Presidential Policy Directive 8 in 2011 and Presidential Policy Directive 21 in 2013, as well as Executive Order No. 13,636, “Improving Critical Infrastructure Cybersecurity,” tasked federal agencies with achieving resilience as a buffer against catastrophic events.71Presidential Policy Directive/PPD-8, “National Preparedness,” White House, Washington, DC, March 30, 2011,; Presidential Policy Directive/PPD-21, “Critical Infrastructure Security and Resilience,” White House, Washington, DC, February 12, 2013,; Exec. Order No. 13,636, 3 C.F.R. 217 (2014).For example, Presidential Policy Directive 8 specifies the following goal for agencies: “a secure and resilient nation with the capabilities required across the whole community to prevent, protect against, mitigate, respond to and recover from the threats and hazards that pose the greatest risk.”72 PPD-8, “National Preparedness.” The concept of the “whole community” includes individuals, families, businesses, community groups, nonprofit organizations, and representatives from all levels of government. However, efforts remain disjointed, with at least seven federal agencies73 Agencies and departments developing assessment frameworks for disaster resilience include the Department of Homeland Security, the Federal Emergency Management Agency, the Department of the Interior, the Environmental Protection Agency, the National Institute of Standards and Technology, the National Oceanic and Atmospheric Administration, the US Army Corps of Engineers, the US Army Environmental Command, the Department of Health and Human Services, the Department of Agriculture, the Department of Transportation, the General Services Administration, the Department of Commerce, and the Department of Energy and departments producing resilience frameworks.74Sabrina Larkin et al., “Benchmarking Agency and Organizational Practices in Resilience Decision Making,” Environmental System Decisions 35, no. 2 (2015): 185–95. While existing frameworks still focus primarily on resilience in the physical domain rather than in the domain of people and processes, the emphasis is changing. The Department of Homeland Security announced a different approach to securing critical infrastructure that includes not just hardware and structures but also “people and physical and cyber systems that work together in processes that are highly interdependent.”75US Department of Homeland Security, “The National Strategy for the Physical Protection of Critical Infrastructures and Key Assets,” February 2003,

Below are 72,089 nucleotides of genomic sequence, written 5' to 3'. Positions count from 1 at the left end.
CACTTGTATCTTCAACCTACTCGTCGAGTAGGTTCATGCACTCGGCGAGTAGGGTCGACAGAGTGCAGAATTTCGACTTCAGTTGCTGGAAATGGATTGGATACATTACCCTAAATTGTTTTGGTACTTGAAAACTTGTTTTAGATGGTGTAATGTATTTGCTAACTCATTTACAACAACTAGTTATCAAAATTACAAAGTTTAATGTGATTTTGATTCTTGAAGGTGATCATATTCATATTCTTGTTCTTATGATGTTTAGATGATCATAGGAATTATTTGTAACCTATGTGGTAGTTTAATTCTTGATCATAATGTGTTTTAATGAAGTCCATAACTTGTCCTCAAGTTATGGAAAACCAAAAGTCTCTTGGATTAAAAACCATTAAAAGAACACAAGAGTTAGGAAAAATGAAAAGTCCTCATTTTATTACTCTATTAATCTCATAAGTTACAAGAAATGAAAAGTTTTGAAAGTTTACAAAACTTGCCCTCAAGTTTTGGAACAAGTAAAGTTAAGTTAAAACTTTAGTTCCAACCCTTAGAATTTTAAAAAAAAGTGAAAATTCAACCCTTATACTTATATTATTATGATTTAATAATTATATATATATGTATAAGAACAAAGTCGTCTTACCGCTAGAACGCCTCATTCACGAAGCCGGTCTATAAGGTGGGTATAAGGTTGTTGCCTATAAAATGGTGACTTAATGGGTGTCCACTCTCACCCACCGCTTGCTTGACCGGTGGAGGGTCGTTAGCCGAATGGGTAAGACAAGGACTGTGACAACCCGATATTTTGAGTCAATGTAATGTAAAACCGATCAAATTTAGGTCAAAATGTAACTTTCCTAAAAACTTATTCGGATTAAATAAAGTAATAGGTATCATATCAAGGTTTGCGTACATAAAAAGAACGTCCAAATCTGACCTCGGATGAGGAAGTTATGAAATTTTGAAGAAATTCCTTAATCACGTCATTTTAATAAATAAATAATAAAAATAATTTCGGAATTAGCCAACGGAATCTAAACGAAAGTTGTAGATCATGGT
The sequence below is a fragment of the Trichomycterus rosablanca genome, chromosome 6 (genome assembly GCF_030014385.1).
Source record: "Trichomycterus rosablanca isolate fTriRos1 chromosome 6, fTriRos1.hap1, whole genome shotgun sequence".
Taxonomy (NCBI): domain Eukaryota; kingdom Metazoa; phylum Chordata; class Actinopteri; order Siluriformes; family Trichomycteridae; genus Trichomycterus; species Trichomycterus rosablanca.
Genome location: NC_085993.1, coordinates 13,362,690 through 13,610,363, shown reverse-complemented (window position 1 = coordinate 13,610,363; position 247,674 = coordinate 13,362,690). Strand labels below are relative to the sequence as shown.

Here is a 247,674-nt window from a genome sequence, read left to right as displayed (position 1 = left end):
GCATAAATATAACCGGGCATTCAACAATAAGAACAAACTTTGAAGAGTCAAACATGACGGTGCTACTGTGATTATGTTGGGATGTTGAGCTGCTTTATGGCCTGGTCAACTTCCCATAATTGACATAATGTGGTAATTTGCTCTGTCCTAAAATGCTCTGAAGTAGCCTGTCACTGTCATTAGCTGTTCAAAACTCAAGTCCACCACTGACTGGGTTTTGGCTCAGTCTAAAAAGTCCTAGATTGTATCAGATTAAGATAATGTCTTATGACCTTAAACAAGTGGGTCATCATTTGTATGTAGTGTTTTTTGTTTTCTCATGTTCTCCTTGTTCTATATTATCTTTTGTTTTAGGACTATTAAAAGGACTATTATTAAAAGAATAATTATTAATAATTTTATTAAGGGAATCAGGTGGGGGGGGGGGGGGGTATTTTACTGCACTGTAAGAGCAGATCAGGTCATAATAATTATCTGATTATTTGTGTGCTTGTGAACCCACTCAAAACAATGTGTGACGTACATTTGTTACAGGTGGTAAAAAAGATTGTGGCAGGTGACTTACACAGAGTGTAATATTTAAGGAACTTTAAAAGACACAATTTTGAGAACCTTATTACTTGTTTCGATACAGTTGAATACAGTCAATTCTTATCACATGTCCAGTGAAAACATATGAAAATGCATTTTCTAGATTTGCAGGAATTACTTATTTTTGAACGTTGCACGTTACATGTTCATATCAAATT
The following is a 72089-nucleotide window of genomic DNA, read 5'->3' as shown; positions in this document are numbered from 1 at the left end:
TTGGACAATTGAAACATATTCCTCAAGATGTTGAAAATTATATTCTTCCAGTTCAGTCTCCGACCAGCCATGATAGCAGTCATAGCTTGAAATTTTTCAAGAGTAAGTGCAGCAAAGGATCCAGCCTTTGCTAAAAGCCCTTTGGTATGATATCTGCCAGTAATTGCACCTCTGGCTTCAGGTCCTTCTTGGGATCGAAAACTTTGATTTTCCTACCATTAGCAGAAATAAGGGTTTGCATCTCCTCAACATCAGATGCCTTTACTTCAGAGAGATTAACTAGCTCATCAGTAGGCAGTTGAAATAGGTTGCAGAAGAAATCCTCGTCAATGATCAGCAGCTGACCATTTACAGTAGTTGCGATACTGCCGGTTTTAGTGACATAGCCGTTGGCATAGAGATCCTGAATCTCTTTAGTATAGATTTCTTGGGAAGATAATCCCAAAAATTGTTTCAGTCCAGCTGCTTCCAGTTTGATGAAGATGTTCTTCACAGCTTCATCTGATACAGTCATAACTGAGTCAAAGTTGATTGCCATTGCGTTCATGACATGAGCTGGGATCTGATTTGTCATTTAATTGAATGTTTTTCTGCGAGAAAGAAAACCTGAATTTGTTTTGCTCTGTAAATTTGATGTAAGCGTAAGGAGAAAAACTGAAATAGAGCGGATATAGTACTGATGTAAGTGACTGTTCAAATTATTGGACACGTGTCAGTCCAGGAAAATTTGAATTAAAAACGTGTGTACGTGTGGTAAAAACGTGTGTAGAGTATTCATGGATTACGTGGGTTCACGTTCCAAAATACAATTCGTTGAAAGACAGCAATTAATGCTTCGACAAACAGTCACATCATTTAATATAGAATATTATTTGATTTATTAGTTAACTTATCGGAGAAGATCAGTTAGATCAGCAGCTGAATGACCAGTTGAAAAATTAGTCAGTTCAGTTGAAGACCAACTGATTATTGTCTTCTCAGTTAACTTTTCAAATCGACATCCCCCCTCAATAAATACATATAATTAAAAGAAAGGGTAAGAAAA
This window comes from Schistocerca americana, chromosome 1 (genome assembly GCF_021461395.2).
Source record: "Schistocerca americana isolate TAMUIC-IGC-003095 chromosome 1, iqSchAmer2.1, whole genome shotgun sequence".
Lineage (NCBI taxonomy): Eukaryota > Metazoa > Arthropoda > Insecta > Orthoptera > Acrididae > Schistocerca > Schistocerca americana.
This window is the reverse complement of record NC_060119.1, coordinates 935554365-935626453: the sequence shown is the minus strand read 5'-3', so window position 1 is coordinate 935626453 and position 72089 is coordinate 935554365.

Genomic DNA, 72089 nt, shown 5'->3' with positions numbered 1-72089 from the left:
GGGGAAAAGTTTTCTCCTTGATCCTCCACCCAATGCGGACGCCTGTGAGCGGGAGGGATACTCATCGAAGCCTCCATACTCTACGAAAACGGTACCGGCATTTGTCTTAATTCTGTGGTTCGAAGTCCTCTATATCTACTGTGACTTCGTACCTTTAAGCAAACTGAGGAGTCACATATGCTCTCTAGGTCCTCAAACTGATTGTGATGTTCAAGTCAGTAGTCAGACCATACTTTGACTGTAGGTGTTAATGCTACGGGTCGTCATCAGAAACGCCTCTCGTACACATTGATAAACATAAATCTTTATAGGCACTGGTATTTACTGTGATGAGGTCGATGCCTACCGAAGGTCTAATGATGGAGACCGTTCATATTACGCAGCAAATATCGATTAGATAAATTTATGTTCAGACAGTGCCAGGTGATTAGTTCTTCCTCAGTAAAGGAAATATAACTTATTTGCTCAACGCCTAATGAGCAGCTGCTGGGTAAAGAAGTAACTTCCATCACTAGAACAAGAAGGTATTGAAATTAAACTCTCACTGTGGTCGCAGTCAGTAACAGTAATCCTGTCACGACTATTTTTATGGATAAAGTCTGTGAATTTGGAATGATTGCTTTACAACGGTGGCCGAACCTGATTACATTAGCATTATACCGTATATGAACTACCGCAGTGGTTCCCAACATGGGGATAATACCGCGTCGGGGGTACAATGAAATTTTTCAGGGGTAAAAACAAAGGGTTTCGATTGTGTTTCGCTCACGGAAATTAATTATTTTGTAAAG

Empowering individuals is a critical aspect of a successful governance framework. Informal governance can take the form of reputational mechanisms such as ratings and reviews that help consumers steer clear of insecure products.76 Adam D. Thierer et al., “How the Internet, the Sharing Economy, and Reputational Feedback Mechanisms Solve the ‘Lemons Problem,’” Miami Law Review 70, no. 3 (2015). Journalists and cybersecurity researchers can draw consumer attention to errant companies. For example, as a result of public pressure, a Chinese company whose webcams were leveraged in the Mirai botnet chose to recall millions of devices.77 Michael Mimoso, “Chinese Manufacturer Recalls IOT Gear Following Dyn DDoS,” Threat Post, October 24, 2016, Cyber hygiene education and public and private digital literacy efforts help arm IoT device users with beneficial information. Contests can also incentivize creative solutions. With the goal of securing vulnerabilities in home IoT devices, the FTC announced awards for contestants who could provide the best technical solution.78 Federal Trade Commission, “FTC Announces Internet of Things Challenge to Combat Security Vulnerabilities in Home Devices,” press release, January 4, 2017 Social norms, such as password complexity and password management practices and proper responses to phishing emails, moderate behavior. IoT device users can also lead by example by actively prioritizing cybersecurity. Products such as smart firewalls or smart routers monitor connected devices and can tell users when their devices are infected with malware or are participating in a malicious botnet.

The use of guarantees and warranties by IoT device manufacturers or cybersecurity service providers builds trust by signaling that companies have invested in the security of their products. Device certification programs, such as UL’s Cybersecurity Assurance Program and the Online Trust Alliance’s 2017 “IoT Trust Framework,” provide consumers with information about how well devices protect data.79UL, “Cybersecurity Assurance Program: First Standards-Based Internet of Things (IOT) Security Certification Program,” accessed July 24, 2019,; Online Trust Alliance, “IoT Security & Privacy Trust Framework v2.5,” 2017, More formal ex-post governance mechanisms include common-law remedies such as torts as well as case-by-case enforcement of antifraud statutes by the FTC and state attorneys general.